If my research into Wilson reveals that the player was at fault, then I want to see Wilson demonstrate accountability. I want to hear him volunteer lessons he learned. It would be even better if Wilson made a proactive attempt to address this elephant in the room before I broached the subject.
I want to know how Wilson will react the next time a coach gets into his face or benches him. I’ll also want to put him through a private workout where our coaches challenge him physically and emotionally. I’ll want a player who has gone through this experience and says with his words and his actions: "Look, I screwed up and I know why you have to ask me about it. You can test me as hard as you want, because I’m never reacting this way again."
Right now, I’m willing to entertain both possibilities: that Wilson made the decision to recant because he feared enduring further character assassination that would kill his draft stock, and also that the receiver’s original explanation for leaving the team was a bald-face lie in hopes of getting Leach fired. Others may just want to call the situation a closed case, but we’ve seen many times that there is a lack of honesty and integrity within the ranks of leadership in college athletics. I’m willing to suspend disbelief when it comes to Wilson’s initial story.
I hate the hypocrisy of what has been fermenting on college campuses for decades. The college football system is a wolf hiding behind the noble endeavor of earning a sheepskin. I care more about the young men than the convenience that the college football system offers me as a writer and analyst.
Even when I’m critical of a player’s performance on the football field, I want to see each individual succeed. These are young men with a wide range of backgrounds, varying levels of maturity, and all are just beginning the process of learning what it means to be a man. The men who coach football are often excellent role models who set standards for discipline, work ethic, teamwork, and accountability.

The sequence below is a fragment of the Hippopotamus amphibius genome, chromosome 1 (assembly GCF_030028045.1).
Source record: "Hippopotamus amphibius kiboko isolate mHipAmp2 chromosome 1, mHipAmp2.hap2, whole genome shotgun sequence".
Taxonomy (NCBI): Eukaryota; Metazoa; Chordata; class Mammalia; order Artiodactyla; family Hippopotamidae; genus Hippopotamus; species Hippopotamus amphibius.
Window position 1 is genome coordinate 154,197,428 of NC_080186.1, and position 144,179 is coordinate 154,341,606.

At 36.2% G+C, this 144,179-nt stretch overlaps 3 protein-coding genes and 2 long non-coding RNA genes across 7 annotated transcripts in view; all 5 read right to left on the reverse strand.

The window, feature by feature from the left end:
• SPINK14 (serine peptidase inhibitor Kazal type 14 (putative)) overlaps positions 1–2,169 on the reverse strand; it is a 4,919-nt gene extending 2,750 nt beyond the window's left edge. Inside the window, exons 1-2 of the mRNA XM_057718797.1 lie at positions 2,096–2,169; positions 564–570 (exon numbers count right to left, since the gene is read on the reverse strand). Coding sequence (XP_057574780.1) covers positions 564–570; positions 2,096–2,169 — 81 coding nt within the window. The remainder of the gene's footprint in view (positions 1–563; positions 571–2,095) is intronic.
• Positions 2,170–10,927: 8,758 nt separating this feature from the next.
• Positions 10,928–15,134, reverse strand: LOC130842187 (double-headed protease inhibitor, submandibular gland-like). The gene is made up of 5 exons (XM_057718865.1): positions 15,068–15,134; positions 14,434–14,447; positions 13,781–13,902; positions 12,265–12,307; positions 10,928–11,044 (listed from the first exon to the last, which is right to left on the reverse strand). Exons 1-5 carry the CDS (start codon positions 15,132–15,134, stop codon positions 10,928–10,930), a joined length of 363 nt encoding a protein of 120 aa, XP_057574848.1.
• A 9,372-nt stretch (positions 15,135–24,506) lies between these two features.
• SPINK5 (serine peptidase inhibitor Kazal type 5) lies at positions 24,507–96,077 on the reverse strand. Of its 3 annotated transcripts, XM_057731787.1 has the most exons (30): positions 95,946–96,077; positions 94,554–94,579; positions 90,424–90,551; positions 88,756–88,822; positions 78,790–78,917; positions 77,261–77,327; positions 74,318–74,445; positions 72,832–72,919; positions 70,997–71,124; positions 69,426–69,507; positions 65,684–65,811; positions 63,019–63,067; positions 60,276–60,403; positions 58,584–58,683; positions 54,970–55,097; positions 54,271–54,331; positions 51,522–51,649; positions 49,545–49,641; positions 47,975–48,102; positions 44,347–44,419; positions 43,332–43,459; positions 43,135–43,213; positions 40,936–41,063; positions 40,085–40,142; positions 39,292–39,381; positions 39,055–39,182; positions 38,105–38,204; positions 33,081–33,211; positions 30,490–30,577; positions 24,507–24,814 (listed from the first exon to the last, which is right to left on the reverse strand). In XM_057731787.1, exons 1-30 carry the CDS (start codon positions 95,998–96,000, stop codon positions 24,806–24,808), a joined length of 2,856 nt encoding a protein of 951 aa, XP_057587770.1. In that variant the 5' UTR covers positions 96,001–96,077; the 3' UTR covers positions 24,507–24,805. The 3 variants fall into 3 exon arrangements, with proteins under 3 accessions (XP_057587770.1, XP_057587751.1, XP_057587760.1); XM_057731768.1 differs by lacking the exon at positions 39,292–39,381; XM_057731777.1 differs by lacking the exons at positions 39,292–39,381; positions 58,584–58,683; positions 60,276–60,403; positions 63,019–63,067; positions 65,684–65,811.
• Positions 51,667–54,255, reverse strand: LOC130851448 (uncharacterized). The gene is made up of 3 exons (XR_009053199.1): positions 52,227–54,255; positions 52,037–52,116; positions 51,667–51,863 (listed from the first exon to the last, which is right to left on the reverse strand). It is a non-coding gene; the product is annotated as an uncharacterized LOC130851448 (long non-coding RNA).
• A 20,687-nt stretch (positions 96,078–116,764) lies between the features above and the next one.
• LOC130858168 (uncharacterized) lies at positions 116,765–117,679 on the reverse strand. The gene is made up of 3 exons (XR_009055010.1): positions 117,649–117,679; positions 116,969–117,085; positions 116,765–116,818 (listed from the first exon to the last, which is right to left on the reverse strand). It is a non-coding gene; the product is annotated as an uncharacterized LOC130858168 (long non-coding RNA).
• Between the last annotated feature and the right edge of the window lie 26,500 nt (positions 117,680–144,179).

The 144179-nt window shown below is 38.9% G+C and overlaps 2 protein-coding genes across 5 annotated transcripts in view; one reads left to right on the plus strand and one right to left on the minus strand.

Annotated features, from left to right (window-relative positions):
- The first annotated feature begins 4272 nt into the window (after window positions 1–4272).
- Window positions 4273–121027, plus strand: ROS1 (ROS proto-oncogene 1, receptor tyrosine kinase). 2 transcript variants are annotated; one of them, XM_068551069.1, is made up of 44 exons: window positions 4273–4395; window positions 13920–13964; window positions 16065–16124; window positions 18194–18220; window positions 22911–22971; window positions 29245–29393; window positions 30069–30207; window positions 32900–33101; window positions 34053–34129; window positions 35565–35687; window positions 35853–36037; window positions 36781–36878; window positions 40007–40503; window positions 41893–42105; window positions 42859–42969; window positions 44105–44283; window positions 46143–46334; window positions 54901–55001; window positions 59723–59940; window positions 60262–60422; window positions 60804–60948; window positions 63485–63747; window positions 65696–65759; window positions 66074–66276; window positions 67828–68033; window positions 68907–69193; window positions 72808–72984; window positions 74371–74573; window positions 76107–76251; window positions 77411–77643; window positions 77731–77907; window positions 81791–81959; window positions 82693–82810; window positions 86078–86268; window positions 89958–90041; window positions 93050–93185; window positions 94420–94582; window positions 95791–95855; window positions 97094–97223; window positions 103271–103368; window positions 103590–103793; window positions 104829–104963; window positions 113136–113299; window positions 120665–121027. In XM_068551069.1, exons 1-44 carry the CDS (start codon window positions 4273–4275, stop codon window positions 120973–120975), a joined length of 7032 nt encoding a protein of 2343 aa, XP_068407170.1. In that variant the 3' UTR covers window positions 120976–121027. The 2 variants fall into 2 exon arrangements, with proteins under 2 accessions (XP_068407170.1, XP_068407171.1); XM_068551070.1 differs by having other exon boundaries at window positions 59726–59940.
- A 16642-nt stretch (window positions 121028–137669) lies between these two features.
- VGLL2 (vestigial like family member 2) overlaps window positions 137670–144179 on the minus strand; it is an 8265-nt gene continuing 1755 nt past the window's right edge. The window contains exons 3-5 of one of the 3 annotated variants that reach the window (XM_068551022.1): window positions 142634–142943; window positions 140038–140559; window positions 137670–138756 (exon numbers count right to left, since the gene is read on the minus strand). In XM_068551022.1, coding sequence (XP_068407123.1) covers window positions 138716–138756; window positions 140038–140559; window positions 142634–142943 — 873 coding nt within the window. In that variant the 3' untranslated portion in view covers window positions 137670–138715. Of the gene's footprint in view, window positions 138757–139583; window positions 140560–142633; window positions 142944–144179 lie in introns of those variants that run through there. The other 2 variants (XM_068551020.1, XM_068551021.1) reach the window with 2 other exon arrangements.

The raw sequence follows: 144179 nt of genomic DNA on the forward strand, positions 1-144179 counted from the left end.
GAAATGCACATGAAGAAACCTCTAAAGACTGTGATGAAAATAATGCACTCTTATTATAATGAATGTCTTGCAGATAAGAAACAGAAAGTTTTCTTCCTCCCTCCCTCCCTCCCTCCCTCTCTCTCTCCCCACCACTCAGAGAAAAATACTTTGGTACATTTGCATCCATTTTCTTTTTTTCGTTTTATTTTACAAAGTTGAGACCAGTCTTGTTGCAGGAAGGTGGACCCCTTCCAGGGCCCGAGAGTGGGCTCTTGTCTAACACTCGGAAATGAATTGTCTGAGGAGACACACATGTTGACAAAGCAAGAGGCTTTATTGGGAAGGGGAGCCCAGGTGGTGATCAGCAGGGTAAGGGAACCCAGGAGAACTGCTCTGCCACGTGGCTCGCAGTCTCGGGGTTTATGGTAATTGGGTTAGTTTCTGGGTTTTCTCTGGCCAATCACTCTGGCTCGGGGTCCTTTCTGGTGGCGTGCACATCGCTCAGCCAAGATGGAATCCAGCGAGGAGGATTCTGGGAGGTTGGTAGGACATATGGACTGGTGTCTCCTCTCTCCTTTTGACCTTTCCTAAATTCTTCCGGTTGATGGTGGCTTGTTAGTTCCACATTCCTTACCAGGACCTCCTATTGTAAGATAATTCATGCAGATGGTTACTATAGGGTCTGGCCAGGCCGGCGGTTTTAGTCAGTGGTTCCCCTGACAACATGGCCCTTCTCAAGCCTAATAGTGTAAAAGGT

There aren’t enough coaches, athletic directors, and college presidents who live the standard they claim to set. We like to believe that the job of a college football coach is to mold young men. Personally, I believe that’s the primary job of parents, but institutions of higher education also have some responsibility. There are several coaches who still take people-development seriously, but there are also many who give the notion lip service.
The primary job of these gridiron figureheads has devolved into winning and generating revenue. Molding young men is often a distant second -– and an optional mission at that. We can often thank university leadership succumbing to the misguided influence of wealthy alumni who want to win at all cost and create an environment where the words knowledge, integrity, and wisdom ring hollow.
Even when these coaches care about developing these players as human beings, the lowering of standards to get players onto campus generates unintended consequences. Schools recruit individuals who don’t care about earning an education, who have developed a false sense of entitlement from massive amounts of attention bestowed upon them, and have been enabled by the college football system to behave like children who need constant monitoring.
I watch a ton of college football. I’ve worked hard to make much of my living doing it. I’m thankful for what I’ve learned –- and earned –- from the game. But when it comes down to it, these are reasons I’d prefer that the NFL had an official farm system. It won’t happen; they have a free ride with college football. However, it would be better for the athlete, and in the long-term, the academic community.
For those taking a vested interest in Wilson’s career, dealing with the idea of this being an open-and-shut case of a spoiled, immature player crying wolf, the best thing to do is to give it time. Be open to the idea that young men learn positive lessons from negative situations. Wilson has NFL talent. The question is whether he has the mental and emotional mindset to develop it. If Wilson reaches his potential, don’t be surprised if we hear a story about a team’s due diligence to look beyond the headlines.
14 comments, Last at 15 May 2013, 1:16am by doc2man